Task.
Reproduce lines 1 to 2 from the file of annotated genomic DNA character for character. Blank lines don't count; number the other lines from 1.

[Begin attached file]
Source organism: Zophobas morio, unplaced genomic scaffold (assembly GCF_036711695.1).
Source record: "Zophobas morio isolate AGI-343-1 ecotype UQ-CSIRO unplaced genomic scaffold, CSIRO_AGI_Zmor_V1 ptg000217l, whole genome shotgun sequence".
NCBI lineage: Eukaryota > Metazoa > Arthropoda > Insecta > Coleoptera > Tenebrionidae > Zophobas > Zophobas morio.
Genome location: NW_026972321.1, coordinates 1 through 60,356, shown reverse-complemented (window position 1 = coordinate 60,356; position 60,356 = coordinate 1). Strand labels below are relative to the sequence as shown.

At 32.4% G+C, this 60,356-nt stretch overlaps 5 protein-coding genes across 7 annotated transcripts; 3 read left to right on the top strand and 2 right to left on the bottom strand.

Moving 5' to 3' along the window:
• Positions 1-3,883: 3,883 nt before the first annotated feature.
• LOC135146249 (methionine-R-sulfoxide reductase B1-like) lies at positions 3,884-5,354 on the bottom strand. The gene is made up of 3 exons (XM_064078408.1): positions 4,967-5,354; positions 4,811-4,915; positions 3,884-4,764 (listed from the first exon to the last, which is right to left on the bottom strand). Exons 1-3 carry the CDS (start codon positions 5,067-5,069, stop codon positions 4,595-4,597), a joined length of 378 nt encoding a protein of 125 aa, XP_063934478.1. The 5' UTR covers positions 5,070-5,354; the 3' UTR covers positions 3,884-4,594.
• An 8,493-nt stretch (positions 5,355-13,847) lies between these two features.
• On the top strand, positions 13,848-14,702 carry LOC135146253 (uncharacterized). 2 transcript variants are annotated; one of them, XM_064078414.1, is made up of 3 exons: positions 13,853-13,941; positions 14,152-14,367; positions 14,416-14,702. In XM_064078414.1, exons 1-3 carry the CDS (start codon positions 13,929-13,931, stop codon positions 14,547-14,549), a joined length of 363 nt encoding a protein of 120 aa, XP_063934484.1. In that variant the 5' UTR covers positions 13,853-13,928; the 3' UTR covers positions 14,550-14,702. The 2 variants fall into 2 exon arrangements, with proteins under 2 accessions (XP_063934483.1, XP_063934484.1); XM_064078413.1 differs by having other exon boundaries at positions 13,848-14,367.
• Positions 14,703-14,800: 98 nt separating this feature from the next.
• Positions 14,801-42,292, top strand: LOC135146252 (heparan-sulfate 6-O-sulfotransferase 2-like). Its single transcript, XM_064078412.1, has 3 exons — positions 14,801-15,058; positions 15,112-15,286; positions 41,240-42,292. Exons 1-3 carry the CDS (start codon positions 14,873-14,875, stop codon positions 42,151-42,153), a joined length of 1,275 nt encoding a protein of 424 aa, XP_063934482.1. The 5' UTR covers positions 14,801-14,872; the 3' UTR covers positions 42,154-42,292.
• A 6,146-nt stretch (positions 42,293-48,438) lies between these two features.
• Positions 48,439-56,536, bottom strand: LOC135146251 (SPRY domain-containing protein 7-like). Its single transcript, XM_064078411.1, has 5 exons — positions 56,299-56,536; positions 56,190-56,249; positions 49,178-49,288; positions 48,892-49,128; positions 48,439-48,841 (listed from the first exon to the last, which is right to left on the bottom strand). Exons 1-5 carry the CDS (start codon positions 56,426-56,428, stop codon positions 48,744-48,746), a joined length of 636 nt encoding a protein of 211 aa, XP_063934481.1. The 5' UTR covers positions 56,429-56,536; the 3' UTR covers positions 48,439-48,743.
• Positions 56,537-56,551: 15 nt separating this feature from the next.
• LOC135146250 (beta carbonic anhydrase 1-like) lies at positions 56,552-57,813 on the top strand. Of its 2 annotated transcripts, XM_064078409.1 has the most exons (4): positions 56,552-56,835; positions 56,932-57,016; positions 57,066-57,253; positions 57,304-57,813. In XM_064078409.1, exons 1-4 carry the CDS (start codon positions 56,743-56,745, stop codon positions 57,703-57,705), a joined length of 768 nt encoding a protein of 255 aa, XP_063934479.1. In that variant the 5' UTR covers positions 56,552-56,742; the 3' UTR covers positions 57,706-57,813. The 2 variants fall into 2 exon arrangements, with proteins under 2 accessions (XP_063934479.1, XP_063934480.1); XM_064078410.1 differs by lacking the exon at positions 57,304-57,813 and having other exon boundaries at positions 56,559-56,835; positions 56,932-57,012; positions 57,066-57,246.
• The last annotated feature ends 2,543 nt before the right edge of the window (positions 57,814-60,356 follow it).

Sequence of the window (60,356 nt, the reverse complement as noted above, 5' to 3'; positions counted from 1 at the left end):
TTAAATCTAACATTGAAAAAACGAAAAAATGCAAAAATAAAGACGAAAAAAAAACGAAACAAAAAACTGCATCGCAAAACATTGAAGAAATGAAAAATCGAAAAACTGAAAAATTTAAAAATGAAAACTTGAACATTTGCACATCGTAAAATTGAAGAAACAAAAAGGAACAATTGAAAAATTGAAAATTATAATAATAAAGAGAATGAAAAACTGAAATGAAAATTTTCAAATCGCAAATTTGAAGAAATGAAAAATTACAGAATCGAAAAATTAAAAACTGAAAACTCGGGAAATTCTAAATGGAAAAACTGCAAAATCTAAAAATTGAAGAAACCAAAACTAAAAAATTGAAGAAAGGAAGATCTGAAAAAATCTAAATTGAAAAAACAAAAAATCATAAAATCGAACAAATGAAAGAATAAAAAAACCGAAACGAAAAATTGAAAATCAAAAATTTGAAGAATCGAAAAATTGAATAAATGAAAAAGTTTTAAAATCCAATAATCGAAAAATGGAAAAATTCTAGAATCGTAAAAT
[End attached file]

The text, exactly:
Source organism: Zophobas morio, unplaced genomic scaffold (assembly GCF_036711695.1).
Source record: "Zophobas morio isolate AGI-343-1 ecotype UQ-CSIRO unplaced genomic scaffold, CSIRO_AGI_Zmor_V1 ptg000217l, whole genome shotgun sequence".